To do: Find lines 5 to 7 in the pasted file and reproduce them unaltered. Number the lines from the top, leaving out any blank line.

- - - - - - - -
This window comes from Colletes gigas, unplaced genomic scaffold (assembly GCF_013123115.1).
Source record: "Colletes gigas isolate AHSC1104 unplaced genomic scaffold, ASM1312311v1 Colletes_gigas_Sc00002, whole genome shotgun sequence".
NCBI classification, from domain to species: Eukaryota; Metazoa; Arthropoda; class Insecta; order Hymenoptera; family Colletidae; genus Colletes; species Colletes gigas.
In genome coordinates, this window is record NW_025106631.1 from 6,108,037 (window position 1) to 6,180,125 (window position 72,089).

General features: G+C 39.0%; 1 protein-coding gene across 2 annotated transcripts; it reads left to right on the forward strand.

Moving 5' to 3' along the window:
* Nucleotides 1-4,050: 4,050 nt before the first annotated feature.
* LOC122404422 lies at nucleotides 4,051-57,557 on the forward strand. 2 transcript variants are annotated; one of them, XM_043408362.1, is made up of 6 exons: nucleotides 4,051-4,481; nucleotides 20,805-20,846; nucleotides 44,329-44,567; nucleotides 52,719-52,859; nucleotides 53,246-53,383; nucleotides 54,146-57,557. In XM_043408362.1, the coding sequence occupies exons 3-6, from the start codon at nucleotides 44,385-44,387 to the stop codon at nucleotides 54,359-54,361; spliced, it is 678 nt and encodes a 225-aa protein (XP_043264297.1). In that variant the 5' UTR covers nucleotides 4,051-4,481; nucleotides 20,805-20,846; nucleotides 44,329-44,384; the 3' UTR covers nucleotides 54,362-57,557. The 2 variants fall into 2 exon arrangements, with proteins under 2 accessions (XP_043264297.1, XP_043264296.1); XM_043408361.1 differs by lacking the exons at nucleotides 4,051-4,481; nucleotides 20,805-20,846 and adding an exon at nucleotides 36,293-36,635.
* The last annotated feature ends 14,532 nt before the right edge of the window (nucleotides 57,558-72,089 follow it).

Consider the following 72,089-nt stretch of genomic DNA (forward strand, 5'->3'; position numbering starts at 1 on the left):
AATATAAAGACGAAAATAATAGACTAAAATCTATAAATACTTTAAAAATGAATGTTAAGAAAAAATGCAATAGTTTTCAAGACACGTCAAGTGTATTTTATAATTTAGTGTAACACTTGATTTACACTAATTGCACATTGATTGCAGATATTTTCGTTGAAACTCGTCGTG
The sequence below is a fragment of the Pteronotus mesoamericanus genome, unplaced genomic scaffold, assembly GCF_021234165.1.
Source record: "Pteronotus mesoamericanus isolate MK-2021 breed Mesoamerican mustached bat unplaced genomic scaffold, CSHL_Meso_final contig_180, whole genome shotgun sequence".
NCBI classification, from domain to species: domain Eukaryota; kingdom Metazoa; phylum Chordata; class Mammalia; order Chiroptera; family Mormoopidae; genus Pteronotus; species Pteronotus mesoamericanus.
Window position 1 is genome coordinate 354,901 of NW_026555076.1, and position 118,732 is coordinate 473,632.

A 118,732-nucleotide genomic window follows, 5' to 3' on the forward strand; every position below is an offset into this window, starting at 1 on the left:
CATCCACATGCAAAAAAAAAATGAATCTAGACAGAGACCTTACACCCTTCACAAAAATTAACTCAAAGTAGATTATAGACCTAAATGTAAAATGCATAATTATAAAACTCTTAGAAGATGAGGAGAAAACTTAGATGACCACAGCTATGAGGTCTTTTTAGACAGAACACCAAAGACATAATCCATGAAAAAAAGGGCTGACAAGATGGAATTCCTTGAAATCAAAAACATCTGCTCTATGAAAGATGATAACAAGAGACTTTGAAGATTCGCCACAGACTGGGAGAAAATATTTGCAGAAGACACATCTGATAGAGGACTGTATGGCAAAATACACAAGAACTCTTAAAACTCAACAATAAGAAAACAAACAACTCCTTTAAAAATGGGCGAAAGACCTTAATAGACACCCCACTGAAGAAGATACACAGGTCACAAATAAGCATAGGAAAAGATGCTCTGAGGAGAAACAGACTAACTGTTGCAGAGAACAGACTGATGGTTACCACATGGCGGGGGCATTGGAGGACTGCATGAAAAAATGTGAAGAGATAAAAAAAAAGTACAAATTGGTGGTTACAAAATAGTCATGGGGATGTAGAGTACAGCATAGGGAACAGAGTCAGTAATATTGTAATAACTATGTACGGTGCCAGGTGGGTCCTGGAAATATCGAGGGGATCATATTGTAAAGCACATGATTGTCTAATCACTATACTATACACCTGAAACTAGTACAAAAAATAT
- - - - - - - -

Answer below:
General features: G+C 39.0%; 1 protein-coding gene across 2 annotated transcripts; it reads left to right on the forward strand.

Moving 5' to 3' along the window:
* Nucleotides 1-4,050: 4,050 nt before the first annotated feature.